Program Manager, Science Synthesis
201 14th Street SW, 2Cen
Washington, DC 20250
Contact Sharon Parker
Soil microbiology, microbial ecology
My research area of expertise is soil microbiology. In this capacity, I designed and carried out experiments that elucidated the microbial ecology of wood decay in living trees and forest litter. I also identified key ecological relationships that exist among bacteria and fungi in wood undergoing the decay process. Results of this study were published in the European Journal of Forest Pathology.
As the Research Work Unit’s first and only microbiologist to date, I utilized traditional cultural methods that led to the successful isolation and identification of Gram-positive bacteria that colonized healthy and different stages of disease development of red maple. Results of this study were published in the European Journal of Forest Pathology.
Why This Research is Important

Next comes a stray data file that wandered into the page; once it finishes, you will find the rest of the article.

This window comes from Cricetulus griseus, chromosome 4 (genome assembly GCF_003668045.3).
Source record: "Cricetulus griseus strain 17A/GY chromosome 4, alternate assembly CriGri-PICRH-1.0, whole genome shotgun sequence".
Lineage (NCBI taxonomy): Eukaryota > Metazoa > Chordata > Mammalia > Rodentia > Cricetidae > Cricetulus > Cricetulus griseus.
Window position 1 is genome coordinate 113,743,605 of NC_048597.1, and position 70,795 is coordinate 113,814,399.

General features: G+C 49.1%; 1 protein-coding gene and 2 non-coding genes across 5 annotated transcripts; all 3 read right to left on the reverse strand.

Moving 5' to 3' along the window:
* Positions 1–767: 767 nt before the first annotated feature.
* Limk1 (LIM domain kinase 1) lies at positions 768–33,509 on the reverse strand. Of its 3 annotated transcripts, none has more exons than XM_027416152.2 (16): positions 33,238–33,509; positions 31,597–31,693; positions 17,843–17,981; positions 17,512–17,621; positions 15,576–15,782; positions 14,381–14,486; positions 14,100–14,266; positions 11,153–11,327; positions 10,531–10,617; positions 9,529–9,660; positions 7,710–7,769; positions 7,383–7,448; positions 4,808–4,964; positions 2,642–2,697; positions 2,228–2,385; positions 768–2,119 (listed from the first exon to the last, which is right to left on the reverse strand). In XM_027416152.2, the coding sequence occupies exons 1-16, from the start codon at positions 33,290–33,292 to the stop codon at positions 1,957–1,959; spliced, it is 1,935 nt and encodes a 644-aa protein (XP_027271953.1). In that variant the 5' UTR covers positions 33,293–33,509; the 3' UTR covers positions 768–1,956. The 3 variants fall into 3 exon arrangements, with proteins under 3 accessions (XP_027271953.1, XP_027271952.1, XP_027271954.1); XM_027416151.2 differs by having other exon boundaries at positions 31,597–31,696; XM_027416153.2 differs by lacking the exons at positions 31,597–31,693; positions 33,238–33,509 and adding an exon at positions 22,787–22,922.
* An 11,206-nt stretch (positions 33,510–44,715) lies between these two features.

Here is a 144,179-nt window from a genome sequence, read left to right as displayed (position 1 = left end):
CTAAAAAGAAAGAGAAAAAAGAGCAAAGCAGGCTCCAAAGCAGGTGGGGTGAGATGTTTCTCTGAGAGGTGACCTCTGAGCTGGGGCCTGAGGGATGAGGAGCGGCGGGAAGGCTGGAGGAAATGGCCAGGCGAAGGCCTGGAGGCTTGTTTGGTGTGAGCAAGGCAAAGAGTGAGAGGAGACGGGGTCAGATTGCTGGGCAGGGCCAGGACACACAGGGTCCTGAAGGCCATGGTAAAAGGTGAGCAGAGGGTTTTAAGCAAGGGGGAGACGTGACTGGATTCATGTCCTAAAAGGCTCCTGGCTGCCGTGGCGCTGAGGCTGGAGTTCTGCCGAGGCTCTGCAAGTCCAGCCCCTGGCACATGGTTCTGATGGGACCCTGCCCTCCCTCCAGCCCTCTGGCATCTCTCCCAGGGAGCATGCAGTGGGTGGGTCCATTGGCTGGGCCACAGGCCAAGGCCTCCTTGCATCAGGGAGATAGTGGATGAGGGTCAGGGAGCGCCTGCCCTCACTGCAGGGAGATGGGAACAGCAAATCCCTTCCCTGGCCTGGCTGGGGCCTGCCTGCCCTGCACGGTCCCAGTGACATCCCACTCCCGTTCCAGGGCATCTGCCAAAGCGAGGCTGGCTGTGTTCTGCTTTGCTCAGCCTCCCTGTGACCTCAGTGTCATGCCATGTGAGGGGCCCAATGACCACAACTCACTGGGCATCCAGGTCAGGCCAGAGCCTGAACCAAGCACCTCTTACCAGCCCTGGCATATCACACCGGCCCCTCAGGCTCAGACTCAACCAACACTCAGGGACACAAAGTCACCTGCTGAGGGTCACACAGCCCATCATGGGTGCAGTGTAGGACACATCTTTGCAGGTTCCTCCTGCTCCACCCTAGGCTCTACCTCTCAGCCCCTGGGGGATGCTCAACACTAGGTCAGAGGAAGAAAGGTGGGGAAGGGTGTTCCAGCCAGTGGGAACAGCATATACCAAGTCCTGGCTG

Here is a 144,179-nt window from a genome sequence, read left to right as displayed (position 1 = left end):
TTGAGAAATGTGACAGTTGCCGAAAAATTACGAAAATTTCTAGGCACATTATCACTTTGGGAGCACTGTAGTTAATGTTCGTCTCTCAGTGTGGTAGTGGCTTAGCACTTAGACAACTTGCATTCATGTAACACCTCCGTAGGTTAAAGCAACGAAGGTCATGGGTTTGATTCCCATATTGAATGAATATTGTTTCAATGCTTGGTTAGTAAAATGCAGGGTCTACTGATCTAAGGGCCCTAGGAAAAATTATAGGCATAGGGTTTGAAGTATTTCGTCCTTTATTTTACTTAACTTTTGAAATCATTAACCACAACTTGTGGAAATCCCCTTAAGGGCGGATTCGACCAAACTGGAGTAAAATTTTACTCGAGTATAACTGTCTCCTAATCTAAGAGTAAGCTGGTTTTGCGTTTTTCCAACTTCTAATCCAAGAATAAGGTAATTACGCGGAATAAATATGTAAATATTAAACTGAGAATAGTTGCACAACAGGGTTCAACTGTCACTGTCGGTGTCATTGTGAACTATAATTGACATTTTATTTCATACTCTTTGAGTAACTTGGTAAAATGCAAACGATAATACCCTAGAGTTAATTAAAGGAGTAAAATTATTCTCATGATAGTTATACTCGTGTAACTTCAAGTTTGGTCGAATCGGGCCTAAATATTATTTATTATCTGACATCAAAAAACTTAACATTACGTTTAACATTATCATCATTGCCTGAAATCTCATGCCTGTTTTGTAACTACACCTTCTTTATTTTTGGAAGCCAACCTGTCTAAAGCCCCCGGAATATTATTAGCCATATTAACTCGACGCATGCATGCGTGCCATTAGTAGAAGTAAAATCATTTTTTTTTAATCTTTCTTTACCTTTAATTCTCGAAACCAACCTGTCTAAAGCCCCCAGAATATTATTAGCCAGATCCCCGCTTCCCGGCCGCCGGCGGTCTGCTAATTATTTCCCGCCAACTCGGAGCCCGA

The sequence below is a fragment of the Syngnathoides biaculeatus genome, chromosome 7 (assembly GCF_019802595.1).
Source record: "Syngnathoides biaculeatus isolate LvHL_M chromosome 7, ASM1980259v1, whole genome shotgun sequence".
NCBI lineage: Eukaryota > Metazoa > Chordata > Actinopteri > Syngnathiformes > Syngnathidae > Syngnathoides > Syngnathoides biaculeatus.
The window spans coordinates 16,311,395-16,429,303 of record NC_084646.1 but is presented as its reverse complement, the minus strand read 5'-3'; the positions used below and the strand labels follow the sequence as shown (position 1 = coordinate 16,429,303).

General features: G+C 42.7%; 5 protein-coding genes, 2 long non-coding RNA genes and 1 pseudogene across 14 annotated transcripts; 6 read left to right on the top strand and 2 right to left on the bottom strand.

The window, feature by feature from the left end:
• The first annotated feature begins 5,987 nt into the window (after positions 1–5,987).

Living organisms constitute an important component of soil. Although they form only a fraction of the total soil mass, they play important role in supporting plant communities on the earth surface. When studying the scope and importance of soil microbiology, soil-plant-animal ecosystem must be taken into account. The scope and importance of soil microbiology can be understood by studying aspects such as soil as a living system, soil microbes and plant growth, soil microorganisms and soil structure, rganic matter decomposition, biogeochemical cycling of elements, biological N2 fixation and degradation of pesticides in soil.
- Cornell University, Ph.D. Soil Science/Soil Microbiology, 1998
- Howard University, M.S. Microbiology, 1989
- Tennessee State University, B.S. Biology, 1983
Featured Publications & Products
- Parker, Sharon; Hummel, Susan Stevens. 2002. Beyond 2001: a silvicultural odyssey to sustaining terrestrial and aquatic ecosystems? Proceedings of the 2001 national silviculture workshop, May 6-10, Hood River, Oregon..
Publications & Products
- Shortle, W.C.; Smith, K.T.; Dudzik, K.R.; Parker, Sharon. 1995. Response of maple sapwood to injury and infection.